Inform foresight exercises with predictive analytics

Predictive analytics can provide valuable insights for futures thinking methodologies, helping to identify trends, patterns, and correlations in historical data. This information can then help the development of scenarios and provide rich trend and horizon analysis.

For example, by analysing customer behaviour patterns, organisations can identify emerging preferences and incorporate them into their scenario planning exercises.

Use foresight to guide predictive analytics

Foresight and futures thinking can help inform the selection of data sources and models used in predictive analytics by highlighting the potential areas of interest or concern. This can ensure that the predictive models are focused on the most relevant factors, leading to better and more accurate predictions.

Create a feedback loop

Establish a continuous feedback loop between futures thinking and predictive analytics, allowing the organisation to refine and adapt strategic plans based on new insights and changing circumstances.

Foster collaboration and cross-functional engagement

Encourage the collaboration of foresight practitioners and data scientists, and other stakeholders in the organisation. Cross-functional engagement can help bridge the gap between predictive analytics and foresight, promoting a more comprehensive understanding of potential future scenarios and their implications.

Leverage technology and tools

Use advanced tools and technologies such as machine learning and artificial intelligence to enhance both predictive analytics and foresight efforts. These technologies can help organisations analyse vast amounts of data more efficiently and effectively, uncovering new insights and trends to help inform strategic planning.

By effectively integrating foresight and predictive analytics, organisations can create a more robust and adaptive strategy development process. This fusion of data-driven insights and long-term thinking will enable companies to better anticipate and respond to future challenges and opportunities, ultimately gaining a competitive edge in an increasingly complex and uncertain business landscape.

Building a futures thinking culture

Organisations that are more future prepared outperform those that are not. This future preparedness has everything to do with their culture, not in getting once-off reports which sit of a shelf somewhere. To truly capitalise on the potential of futures thinking, organisations must work towards cultivating a culture that values and supports foresight-driven decision making. Here are some approaches to help build a foresight culture:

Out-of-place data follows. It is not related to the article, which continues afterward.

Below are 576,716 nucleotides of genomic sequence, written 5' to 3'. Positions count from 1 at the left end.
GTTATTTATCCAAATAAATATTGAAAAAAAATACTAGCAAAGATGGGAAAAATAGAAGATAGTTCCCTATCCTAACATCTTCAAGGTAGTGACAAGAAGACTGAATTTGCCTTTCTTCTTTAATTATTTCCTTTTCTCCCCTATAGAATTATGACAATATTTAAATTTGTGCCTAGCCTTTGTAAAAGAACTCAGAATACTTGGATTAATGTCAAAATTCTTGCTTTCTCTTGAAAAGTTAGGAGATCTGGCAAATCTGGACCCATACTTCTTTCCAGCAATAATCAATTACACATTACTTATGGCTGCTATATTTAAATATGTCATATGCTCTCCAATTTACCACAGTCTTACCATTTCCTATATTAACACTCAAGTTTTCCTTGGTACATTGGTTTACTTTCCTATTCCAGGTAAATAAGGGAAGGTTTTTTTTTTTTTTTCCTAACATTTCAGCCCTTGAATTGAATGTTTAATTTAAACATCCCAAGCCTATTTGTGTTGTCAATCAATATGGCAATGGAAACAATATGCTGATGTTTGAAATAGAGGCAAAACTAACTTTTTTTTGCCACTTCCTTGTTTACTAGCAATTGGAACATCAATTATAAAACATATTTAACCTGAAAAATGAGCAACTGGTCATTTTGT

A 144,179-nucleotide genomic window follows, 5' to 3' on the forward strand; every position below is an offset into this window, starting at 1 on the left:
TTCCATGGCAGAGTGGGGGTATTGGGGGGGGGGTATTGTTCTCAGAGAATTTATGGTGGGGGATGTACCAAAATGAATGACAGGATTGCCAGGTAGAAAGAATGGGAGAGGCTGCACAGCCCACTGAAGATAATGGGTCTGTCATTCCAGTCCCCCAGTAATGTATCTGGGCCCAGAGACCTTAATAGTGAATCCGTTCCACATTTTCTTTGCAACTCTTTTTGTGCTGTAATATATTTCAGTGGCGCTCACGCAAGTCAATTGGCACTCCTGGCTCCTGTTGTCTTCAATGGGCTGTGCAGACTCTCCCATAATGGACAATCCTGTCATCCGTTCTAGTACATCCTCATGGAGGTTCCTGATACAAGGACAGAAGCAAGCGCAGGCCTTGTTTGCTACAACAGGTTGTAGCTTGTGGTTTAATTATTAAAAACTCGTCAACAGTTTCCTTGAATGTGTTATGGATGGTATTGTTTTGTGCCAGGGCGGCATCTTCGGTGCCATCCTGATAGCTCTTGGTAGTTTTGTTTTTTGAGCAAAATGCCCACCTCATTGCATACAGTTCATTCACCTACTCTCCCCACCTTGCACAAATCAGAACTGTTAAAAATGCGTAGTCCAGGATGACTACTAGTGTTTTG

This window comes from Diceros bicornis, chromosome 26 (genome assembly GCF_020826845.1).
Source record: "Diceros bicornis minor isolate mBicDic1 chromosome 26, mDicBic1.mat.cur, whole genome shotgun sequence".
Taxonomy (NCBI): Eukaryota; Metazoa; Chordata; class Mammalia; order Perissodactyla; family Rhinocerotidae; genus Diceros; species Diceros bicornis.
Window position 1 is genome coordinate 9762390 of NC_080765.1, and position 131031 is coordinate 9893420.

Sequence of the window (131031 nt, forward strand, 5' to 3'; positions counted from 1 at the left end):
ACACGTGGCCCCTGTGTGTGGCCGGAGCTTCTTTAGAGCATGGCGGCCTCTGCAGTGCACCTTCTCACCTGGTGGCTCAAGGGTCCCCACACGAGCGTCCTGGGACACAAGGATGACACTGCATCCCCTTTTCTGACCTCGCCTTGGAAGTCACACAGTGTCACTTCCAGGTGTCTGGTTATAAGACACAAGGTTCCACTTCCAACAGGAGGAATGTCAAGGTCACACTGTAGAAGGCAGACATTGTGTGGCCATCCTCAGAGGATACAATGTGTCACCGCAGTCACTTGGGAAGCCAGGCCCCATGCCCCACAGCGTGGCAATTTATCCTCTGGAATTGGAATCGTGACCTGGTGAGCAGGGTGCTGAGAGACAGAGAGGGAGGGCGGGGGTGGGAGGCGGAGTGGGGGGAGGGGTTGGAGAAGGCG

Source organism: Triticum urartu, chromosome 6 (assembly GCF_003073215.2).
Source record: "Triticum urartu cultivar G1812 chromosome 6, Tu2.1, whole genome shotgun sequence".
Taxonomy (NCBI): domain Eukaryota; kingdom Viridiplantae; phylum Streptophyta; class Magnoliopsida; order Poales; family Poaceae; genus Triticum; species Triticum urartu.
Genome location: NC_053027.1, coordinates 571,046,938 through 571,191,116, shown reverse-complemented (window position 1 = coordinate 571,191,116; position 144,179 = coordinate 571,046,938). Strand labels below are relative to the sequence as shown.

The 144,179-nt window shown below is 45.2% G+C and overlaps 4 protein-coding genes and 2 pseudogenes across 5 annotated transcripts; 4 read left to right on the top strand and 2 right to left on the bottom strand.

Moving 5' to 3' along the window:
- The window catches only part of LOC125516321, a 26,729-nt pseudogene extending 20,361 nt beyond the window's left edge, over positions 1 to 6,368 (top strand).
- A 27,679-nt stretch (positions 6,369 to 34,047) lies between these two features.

Promote long term thinking

Encourage employees and stakeholders to think beyond short term goals and immediate challenges. This can be achieved through setting long term objectives, emphasising the importance of sustainability, and ensuring the strategic planning process incorporates a longer time horizon.

Nurture curiosity and innovation

Build a culture and environment where employees feel comfortable questioning assumptions, exploring new ideas and experimenting with novel approaches. Encourage continuous learning and knowledge sharing by providing opportunities for training, workshops, and cross-functional collaboration.

Develop foresight capabilities

Invest in developing skills and capabilities for effective foresight and futures thinking, including scenario planning, trend analysis and horizon scanning. Consider online options from the Institute For The Future and TFSX.

Support from leadership

Leadership, of course, plays an important role. It is essential that top management actively demonstrates their commitment to foresight by incorporating into their decision-making processes, allocating resources to foresight initiatives and promoting its benefits to the organisation.

Foster adaptability and agility

Cultivate a mindset that embraces change and uncertainty as opportunities for growth and learning. Encourage employees to be flexible in their approach to problem solving and be willing to adjust their approach when new information or insights emerge.

Establish feedback loops

Regularly review foresight initiatives, considering changes in the external environment and the emergence of new trends or insights. Source input from a range of stakeholders to provide feedback and perspectives on emerging trends and potential future scenarios.

Celebrate success and learn from failure